They can reach as deep as seventy feet, and they tend to be tall enough for an adult to walk or ride through. Otay Mesa, which is bounded on the north by Brown Field Municipal Airport and on the south by Mexico, consists of highways, strip malls, and a few hundred warehouses clustered near the border. Most supertunnels terminate inside these warehouses, making them difficult to detect. The amount of warehouse space in Otay Mesa has nearly quadrupled since the mid-nineties, and the expansion has been almost as frenetic in Garita de Otay.
Forklifts, jackhammers, and heavy vehicles attract little attention. Cartel trucks back into loading bays, pallets are loaded in, and the drugs are delivered north to distribution hubs.
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There are three official border crossings near Otay Mesa; one, for commercial vehicles, is inside the industrial zone. Hundreds of federal agents—from Border Patrol, Homeland Security Investigations, the Drug Enforcement Administration, and Immigration and Customs Enforcement—work in a pair of large unmarked buildings on the edge of the Otay Mesa district. Among them are the ten members of the San Diego Tunnel Task Force, a multi-agency group created in The agents have found an average of two tunnels a year, but most of the people they have arrested have been low-tier Sinaloa operatives such as truck drivers and warehouse supervisors.
Information within the cartel is compartmentalized, so that even when workers are caught and tempted with plea bargains they are unable to divulge much actionable intelligence. How the heck do they build these things so well?
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This is highly sophisticated work. A lot of people think that you have a shovel and you dig. In December of , a nineteen- year-old named Fernando walked into Mama Mia, a pizzeria in a Tijuana strip mall, and asked for a job application. As he filled out the form, a stranger entered the shop.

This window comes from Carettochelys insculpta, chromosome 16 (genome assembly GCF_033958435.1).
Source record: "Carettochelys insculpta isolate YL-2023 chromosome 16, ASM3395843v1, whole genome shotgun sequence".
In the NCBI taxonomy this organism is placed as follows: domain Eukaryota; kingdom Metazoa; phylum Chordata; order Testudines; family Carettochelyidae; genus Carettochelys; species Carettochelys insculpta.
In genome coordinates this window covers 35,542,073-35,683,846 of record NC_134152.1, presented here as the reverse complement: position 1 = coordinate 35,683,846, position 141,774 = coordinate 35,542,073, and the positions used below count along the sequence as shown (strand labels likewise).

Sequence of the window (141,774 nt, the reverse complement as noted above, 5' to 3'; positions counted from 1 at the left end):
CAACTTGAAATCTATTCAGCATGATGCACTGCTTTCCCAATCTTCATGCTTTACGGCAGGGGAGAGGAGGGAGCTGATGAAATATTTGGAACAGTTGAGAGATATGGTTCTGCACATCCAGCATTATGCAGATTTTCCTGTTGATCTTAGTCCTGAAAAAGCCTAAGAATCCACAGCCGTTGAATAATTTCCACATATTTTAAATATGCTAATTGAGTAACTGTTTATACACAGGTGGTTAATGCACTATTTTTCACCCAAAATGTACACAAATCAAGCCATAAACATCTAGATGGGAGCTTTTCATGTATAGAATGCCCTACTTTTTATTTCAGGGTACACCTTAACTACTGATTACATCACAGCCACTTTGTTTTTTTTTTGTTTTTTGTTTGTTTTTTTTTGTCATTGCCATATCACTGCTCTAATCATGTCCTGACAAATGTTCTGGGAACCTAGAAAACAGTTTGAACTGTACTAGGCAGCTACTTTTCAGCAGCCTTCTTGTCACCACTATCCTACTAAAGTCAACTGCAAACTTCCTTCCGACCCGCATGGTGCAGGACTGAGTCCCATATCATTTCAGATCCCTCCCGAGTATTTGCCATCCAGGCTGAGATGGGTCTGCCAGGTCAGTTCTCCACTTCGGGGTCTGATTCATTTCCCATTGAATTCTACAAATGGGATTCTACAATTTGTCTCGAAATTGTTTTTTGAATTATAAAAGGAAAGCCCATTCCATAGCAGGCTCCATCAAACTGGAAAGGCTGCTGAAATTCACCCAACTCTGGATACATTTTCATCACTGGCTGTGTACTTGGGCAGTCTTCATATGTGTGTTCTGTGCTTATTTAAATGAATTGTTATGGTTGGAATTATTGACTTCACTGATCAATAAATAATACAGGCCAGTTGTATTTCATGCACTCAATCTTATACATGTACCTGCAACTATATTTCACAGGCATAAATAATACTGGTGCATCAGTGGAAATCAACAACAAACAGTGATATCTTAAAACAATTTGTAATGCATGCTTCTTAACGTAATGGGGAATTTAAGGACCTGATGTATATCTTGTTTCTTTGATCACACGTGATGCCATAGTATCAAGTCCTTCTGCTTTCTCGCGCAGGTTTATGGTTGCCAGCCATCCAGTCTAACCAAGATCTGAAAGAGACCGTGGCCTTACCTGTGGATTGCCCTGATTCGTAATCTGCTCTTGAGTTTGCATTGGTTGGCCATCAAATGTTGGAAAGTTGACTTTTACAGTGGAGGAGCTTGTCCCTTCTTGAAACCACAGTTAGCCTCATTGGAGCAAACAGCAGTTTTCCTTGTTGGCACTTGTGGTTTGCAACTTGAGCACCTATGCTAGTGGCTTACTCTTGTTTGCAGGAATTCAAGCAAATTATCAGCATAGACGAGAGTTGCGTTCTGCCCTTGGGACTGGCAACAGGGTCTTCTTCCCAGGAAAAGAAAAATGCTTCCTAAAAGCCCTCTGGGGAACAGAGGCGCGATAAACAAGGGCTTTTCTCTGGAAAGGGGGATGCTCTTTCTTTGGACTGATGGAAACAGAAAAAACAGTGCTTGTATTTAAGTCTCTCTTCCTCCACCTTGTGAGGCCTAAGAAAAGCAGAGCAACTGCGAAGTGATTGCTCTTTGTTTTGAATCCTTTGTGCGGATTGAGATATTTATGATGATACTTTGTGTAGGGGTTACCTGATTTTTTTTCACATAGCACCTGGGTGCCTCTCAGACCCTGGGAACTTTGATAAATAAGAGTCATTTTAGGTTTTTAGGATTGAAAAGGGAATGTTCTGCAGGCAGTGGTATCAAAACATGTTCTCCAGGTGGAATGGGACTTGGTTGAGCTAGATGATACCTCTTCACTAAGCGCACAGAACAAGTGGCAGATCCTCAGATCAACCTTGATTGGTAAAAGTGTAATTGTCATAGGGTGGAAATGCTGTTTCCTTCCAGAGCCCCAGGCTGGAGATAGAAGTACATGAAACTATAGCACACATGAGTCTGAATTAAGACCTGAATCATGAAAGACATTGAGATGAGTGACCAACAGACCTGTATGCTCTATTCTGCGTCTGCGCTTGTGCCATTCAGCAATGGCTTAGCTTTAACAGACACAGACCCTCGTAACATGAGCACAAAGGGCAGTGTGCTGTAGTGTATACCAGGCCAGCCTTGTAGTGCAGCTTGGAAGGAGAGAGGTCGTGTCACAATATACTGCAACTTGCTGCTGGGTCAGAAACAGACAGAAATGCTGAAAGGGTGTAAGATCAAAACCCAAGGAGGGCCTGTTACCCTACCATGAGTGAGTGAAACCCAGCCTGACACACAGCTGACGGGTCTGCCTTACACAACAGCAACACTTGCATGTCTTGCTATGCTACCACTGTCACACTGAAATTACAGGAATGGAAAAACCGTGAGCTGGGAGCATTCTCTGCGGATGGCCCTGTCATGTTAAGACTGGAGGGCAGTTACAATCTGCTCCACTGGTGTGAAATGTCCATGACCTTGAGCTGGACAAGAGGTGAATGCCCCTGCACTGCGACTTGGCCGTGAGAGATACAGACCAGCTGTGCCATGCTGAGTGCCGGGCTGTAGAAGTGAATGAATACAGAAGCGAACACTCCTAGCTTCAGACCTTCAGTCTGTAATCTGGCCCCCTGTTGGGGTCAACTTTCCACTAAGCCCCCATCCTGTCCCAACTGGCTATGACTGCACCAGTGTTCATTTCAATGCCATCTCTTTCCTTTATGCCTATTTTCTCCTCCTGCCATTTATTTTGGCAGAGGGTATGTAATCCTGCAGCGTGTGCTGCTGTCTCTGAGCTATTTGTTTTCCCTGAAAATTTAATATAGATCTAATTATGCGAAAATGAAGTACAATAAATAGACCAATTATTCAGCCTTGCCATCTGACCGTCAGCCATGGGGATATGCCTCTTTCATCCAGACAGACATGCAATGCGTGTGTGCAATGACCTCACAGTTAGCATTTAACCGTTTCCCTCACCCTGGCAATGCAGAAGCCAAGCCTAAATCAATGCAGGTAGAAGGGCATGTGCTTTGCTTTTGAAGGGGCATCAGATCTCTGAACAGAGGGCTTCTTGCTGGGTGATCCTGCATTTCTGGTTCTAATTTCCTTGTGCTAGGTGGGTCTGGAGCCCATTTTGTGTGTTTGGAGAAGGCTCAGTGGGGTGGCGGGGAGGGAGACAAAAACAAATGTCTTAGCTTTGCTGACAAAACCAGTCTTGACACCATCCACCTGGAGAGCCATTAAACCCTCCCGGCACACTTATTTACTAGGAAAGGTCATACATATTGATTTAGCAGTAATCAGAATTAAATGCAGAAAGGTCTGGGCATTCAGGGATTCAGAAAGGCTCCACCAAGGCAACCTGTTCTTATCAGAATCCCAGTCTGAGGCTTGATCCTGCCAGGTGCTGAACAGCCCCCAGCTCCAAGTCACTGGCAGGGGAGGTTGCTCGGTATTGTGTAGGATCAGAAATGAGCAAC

According to statements later collected by Mexican authorities, the man handed Fernando his phone number and asked whether he wanted a job cleaning a convenience store. Fernando never heard back from Mama Mia. The man offered good money—twelve hundred pesos about seventy-five dollars a week—and Fernando agreed to go with him to look at the job site. From the strip mall, a highway leads north, past the graffiti-covered concrete walls surrounding the Tijuana Airport to the pitted roads of Garita de Otay, where convoys of eighteen-wheelers stir up dust that never quite settles.
The warehouses, bland and beige, resemble cardboard boxes. They stopped in front of a structure with no identifying marks except the street address, stencilled in black. Inside, behind a rolling gate, was a loading bay big enough to accommodate a dump truck. Inside was a storage room with cinder-block walls. The man told Fernando that things had changed: he would be digging a tunnel, not cleaning a store. If he tried to leave, he and his family would be killed. Around that time, sixteen other men fell into the same trap. Across Tijuana, at bus stations and on busy street corners, they were lured to the warehouse by the prospect of temporary jobs.
Some said that they had been promised safe passage across the border in exchange for a few hours of construction work. Fernando was the youngest of them, and one of only two Tijuana natives. According to the men, the overseer of the project, who called himself Carlos, was in his mid-thirties, with a thin, weedy mustache and a baseball cap pulled low over his brow. Carlos split the men into two groups. Fernando worked the day shift, from 6 A. Carlos brought the workers food and made sure no one left the building. From an opening in the floor of the storage room, a shaft descended about thirty-five feet to a small chamber, where grapefruit-size rocks were embedded in the soil.
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Most of the time, five or six men worked inside the chamber, lengthening it into a tunnel by chipping away at the earth with handheld electric spades and filling sandbags with dirt and rocks. Three other workers hauled the bags out using a makeshift elevator—a large metal cage connected to an electric pulley system. The sandbags were then piled onto wooden pallets in the loading bay. Occasionally, Carlos was joined by other overseers, who wore ski masks.
The workers gained about five metres a day. At that rate, they would pass the border in about three months and reach Otay Mesa a few weeks later. Photos subsequently showed that the ceiling of the tunnel was slightly arched, a standard characteristic of Sinaloa supertunnels, which helps to distribute the pressure of the earth and prevent collapse. The red beam of a laser pointer, running through the dusty air in the center of the passageway, kept the diggers on course.
In humid, confined spaces, oxygen can drop to fatal levels.